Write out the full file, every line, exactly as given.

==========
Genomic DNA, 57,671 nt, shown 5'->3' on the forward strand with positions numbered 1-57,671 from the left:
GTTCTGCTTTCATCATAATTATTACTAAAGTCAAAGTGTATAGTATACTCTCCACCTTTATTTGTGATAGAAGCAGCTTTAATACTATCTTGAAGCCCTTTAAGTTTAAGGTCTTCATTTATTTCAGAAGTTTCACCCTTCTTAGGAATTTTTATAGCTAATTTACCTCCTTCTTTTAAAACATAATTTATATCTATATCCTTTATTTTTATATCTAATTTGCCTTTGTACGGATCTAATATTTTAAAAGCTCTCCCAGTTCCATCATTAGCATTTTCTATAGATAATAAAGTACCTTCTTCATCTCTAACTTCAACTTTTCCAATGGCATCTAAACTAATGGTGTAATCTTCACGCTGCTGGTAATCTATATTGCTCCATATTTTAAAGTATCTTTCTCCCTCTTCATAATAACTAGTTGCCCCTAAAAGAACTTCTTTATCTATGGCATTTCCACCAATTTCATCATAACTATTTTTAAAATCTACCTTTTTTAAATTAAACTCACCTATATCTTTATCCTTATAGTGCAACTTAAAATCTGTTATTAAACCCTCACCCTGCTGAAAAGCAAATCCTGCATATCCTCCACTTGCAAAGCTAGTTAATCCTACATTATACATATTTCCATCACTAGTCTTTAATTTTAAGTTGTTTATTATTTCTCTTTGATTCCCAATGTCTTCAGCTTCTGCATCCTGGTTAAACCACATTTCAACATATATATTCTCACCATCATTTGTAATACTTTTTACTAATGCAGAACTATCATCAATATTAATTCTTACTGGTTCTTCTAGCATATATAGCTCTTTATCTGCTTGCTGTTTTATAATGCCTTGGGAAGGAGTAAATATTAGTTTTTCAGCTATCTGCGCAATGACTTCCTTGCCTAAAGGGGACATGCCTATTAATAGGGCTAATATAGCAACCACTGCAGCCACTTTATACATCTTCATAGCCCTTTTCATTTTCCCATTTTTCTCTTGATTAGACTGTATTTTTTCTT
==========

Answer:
Genomic DNA, 57,671 nt, shown 5'->3' on the forward strand with positions numbered 1-57,671 from the left:
GTTCTGCTTTCATCATAATTATTACTAAAGTCAAAGTGTATAGTATACTCTCCACCTTTATTTGTGATAGAAGCAGCTTTAATACTATCTTGAAGCCCTTTAAGTTTAAGGTCTTCATTTATTTCAGAAGTTTCACCCTTCTTAGGAATTTTTATAGCTAATTTACCTCCTTCTTTTAAAACATAATTTATATCTATATCCTTTATTTTTATATCTAATTTGCCTTTGTACGGATCTAATATTTTAAAAGCTCTCCCAGTTCCATCATTAGCATTTTCTATAGATAATAAAGTACCTTCTTCATCTCTAACTTCAACTTTTCCAATGGCATCTAAACTAATGGTGTAATCTTCACGCTGCTGGTAATCTATATTGCTCCATATTTTAAAGTATCTTTCTCCCTCTTCATAATAACTAGTTGCCCCTAAAAGAACTTCTTTATCTATGGCATTTCCACCAATTTCATCATAACTATTTTTAAAATCTACCTTTTTTAAATTAAACTCACCTATATCTTTATCCTTATAGTGCAACTTAAAATCTGTTATTAAACCCTCACCCTGCTGAAAAGCAAATCCTGCATATCCTCCACTTGCAAAGCTAGTTAATCCTACATTATACATATTTCCATCACTAGTCTTTAATTTTAAGTTGTTTATTATTTCTCTTTGATTCCCAATGTCTTCAGCTTCTGCATCCTGGTTAAACCACATTTCAACATATATATTCTCACCATCATTTGTAATACTTTTTACTAATGCAGAACTATCATCAATATTAATTCTTACTGGTTCTTCTAGCATATATAGCTCTTTATCTGCTTGCTGTTTTATAATGCCTTGGGAAGGAGTAAATATTAGTTTTTCAGCTATCTGCGCAATGACTTCCTTGCCTAAAGGGGACATGCCTATTAATAGGGCTAATATAGCAACCACTGCAGCCACTTTATACATCTTCATAGCCCTTTTCATTTTCCCATTTTTCTCTTGATTAGACTGTATTTTTTCTT